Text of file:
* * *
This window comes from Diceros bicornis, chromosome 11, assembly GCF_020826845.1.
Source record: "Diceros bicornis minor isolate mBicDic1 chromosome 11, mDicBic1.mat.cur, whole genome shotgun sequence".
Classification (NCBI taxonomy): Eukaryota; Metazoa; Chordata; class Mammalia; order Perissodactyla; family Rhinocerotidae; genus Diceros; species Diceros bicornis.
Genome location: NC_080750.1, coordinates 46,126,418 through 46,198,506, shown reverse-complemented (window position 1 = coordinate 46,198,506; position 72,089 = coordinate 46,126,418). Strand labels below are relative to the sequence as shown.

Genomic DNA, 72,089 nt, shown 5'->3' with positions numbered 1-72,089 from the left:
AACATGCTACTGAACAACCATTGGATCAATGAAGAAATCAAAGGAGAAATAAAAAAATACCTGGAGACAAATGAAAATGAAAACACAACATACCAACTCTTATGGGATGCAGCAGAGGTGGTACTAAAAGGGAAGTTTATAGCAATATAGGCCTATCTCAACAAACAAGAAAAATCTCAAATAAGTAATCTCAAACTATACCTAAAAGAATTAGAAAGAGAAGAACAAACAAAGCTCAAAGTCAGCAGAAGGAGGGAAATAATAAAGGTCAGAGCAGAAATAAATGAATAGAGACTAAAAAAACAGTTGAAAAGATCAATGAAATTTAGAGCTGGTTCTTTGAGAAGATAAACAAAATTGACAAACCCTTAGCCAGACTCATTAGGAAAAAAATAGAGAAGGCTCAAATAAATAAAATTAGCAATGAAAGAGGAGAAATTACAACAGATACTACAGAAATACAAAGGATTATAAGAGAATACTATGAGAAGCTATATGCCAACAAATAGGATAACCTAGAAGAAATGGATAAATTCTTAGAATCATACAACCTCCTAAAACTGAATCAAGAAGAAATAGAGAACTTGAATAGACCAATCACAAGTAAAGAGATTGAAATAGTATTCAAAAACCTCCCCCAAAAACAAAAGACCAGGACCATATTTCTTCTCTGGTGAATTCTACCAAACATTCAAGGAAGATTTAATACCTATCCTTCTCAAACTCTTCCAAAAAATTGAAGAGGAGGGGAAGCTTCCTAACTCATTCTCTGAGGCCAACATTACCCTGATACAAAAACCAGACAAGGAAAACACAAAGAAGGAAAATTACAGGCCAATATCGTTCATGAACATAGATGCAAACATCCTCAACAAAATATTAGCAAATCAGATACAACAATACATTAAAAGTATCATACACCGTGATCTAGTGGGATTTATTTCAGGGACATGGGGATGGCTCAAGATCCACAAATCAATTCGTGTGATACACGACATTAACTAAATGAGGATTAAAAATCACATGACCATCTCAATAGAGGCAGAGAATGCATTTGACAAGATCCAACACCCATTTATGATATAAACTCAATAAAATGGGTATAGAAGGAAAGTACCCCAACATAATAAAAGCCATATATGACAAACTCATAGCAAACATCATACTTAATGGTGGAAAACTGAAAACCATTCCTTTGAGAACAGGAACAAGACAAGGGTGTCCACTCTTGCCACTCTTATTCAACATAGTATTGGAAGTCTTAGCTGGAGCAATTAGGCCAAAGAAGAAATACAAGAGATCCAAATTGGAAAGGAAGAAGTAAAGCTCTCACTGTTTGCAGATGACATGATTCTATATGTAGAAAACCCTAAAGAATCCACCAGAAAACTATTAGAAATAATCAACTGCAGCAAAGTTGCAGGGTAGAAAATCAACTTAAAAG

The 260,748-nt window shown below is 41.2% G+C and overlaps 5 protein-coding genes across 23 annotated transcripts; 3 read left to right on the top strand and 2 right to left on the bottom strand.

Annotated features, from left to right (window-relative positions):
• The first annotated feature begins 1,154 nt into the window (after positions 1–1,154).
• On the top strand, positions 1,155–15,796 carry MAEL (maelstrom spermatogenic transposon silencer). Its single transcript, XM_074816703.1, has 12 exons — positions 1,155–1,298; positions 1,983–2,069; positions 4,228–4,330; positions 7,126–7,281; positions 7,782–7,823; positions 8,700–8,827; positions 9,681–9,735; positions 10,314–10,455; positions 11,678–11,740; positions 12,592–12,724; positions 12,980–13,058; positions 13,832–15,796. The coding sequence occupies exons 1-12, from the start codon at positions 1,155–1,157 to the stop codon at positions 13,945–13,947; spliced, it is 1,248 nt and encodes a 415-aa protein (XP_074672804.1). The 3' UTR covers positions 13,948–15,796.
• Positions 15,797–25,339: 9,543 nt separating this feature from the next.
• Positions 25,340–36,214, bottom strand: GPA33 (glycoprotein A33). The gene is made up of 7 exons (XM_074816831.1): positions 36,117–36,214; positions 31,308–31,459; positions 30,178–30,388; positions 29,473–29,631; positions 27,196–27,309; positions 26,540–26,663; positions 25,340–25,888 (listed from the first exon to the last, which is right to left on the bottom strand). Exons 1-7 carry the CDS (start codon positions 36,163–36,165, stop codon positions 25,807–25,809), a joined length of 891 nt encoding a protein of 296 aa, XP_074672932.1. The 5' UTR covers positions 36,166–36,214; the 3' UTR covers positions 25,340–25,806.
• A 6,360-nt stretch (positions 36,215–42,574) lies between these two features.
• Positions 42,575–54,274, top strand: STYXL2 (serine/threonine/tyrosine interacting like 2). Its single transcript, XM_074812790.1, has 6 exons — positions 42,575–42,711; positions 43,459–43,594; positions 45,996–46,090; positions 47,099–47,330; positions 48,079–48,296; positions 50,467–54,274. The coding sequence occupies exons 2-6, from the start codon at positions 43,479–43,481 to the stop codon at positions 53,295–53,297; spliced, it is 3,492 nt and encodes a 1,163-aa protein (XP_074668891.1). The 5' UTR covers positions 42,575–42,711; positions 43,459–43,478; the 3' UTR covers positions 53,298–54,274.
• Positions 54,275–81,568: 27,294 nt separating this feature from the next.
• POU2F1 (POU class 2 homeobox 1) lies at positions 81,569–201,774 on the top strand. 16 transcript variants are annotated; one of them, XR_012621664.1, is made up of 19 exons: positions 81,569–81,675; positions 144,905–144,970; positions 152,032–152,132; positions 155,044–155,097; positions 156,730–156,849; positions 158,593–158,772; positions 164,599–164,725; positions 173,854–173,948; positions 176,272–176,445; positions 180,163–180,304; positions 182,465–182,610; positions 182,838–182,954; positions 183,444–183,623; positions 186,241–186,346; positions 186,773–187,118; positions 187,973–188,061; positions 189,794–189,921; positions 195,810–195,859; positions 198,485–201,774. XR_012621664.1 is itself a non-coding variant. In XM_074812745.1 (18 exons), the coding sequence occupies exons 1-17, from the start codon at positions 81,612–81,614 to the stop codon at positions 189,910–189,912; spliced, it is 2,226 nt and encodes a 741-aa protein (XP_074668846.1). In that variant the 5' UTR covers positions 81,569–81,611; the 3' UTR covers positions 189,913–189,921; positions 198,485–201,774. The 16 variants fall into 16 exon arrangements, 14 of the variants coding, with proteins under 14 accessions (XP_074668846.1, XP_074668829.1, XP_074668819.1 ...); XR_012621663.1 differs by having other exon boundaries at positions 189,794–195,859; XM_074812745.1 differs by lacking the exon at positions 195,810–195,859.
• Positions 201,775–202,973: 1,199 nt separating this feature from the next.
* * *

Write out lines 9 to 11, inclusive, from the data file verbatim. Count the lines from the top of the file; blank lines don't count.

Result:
• The first annotated feature begins 1,154 nt into the window (after positions 1–1,154).
• On the top strand, positions 1,155–15,796 carry MAEL (maelstrom spermatogenic transposon silencer). Its single transcript, XM_074816703.1, has 12 exons — positions 1,155–1,298; positions 1,983–2,069; positions 4,228–4,330; positions 7,126–7,281; positions 7,782–7,823; positions 8,700–8,827; positions 9,681–9,735; positions 10,314–10,455; positions 11,678–11,740; positions 12,592–12,724; positions 12,980–13,058; positions 13,832–15,796. The coding sequence occupies exons 1-12, from the start codon at positions 1,155–1,157 to the stop codon at positions 13,945–13,947; spliced, it is 1,248 nt and encodes a 415-aa protein (XP_074672804.1). The 3' UTR covers positions 13,948–15,796.
• Positions 15,797–25,339: 9,543 nt separating this feature from the next.